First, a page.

How are Analytics, AI, and ML related?

Are you ever confused about which term to use when talking about analytics, artificial intelligence (AI), and machine learning (ML)?

You're not alone. These terms are often used interchangeably, but they're actually different. Analytics tells you where you've been, AI helps you figure out where you want to go, and ML is the way we'll get there.

In this episode of Qcast, we'll understand what these terms mean and how they're related.

Sahil Brij Malhotra: Hi, I'm Sahil Brij Malhotra, director of business development at Qualetics Data Machines. Welcome to Qcast. Where we bring in our leaders, experts, and guests to talk about AI challenges and opportunities. Today we are going to interact with Mike Fowler, chief commercial officer at Qualetics, and we're going to talk to him about the impact of AI on business growth. Welcome, Mike!

Mike to someone not specializing in AI, you know the terms analytics, artificial intelligence, machine learning, they seem to be used interchangeably, can you describe how they relate to each other in the larger picture of AI solutions.

Mike Fowler: Sure Sahil, so going beyond correlating or analyzing data, artificial intelligence is more involved. So AI is about applying the more involved human intelligence to problems or tasks. It accounts for thought processes and improving on those thought processes with the benefits of technology.

If we use the example of a doctor, who's reading lung x-rays to assess medical conditions, a classic lung x-ray is a monochrome picture showing various shades of white and black to provide an outline of the inner features of a human chest, the size and density of a mass relative to its location within the human physiology are important cues to the doctor in diagnosing an ailment and understanding the shape and the density of different objects, allows the doctor to determine what objects are healthy elements that should be there versus unhealthy elements that require medical attention. Translating the series of logical steps reflected in that doctor's human intelligence process into computer programming that's the process of creating artificial intelligence.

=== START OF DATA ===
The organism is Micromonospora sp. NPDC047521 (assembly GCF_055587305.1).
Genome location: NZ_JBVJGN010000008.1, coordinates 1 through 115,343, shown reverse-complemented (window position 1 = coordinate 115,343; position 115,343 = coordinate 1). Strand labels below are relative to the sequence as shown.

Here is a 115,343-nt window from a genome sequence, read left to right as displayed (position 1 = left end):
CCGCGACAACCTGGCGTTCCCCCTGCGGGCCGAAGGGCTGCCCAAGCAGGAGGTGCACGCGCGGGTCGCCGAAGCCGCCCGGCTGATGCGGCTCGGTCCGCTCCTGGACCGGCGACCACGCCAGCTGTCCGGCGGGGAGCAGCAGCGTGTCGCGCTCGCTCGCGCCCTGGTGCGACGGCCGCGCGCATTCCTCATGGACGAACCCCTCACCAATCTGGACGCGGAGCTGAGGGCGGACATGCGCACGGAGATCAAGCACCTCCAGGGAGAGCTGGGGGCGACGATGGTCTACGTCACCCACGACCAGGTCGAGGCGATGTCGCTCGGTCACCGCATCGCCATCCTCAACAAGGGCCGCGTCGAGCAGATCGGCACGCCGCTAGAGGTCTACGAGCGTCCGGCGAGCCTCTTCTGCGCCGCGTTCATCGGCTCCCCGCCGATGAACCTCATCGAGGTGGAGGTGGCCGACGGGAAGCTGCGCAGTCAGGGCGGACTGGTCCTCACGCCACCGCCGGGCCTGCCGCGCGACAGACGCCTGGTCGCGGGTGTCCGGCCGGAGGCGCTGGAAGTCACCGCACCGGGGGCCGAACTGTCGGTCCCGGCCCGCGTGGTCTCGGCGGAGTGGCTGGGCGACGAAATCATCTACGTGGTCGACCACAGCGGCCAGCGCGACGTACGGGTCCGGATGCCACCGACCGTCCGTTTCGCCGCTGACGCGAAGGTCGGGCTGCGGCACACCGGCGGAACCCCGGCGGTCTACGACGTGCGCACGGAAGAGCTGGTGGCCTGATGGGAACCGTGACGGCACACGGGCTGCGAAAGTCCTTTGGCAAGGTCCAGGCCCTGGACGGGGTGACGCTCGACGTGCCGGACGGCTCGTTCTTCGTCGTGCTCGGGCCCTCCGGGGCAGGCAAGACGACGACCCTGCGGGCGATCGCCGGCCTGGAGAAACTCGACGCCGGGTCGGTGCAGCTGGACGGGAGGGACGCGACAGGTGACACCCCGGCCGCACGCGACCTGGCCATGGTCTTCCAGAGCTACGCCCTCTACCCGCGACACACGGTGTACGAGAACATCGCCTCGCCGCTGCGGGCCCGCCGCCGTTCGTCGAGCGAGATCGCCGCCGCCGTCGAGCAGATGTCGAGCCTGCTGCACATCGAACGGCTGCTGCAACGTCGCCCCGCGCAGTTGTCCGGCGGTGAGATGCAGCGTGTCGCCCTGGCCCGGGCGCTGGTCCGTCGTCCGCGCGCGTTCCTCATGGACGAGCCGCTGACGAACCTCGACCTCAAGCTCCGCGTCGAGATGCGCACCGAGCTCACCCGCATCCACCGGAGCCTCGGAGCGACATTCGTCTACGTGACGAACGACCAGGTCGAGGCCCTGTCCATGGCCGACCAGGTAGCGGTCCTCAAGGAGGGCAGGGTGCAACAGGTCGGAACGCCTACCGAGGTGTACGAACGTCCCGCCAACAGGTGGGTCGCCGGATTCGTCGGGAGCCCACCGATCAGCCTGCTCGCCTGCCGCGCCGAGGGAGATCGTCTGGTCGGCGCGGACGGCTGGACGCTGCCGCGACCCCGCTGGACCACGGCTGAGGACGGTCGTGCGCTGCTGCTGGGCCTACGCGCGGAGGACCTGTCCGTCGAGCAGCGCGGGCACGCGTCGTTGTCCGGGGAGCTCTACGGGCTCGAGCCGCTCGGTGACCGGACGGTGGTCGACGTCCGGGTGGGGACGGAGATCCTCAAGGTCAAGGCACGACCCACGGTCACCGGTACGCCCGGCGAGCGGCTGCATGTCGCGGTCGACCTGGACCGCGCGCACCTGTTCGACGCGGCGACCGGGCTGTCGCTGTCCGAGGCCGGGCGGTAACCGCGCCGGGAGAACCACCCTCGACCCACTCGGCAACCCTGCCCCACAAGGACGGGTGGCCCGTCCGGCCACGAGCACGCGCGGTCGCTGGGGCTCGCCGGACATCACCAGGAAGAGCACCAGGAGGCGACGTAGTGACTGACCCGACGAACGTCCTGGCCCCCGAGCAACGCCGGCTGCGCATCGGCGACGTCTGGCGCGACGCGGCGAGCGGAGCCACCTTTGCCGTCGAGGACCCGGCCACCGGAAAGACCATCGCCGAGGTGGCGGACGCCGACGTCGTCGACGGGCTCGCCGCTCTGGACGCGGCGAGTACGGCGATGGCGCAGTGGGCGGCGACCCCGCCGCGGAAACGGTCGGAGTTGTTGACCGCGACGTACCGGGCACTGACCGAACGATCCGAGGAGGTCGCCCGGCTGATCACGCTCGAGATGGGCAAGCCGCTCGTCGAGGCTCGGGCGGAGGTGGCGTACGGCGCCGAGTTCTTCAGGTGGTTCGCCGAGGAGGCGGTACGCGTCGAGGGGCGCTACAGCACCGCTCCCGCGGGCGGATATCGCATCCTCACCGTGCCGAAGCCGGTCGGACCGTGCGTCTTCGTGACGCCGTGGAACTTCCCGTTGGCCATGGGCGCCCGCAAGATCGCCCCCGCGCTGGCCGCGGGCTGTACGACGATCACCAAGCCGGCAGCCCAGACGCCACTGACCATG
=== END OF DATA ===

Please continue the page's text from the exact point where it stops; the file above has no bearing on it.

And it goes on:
So, if we stay with this x-ray example, in general, it starts with translating that picture into something the computer understands. So we reduce every pixel of that x-ray image to a data point and we identify that data point's relative lightness or darkness and where it is in relation to every other pixel, and that helps the computer determine shapes and understand healthy shapes versus abnormalities. Each abnormality is then analyzed in its shape density and location in reference to a normal person's physiology, and it's compared to other known and understood abnormalities this allows the computer to predict how closely it matches what are known conditions. In health care situations the objective is not to replace the doctor's role, but to provide effective decision support to help them be more effective in diagnosing x-rays as quickly as possible in the interest of saving more lives, more efficiently.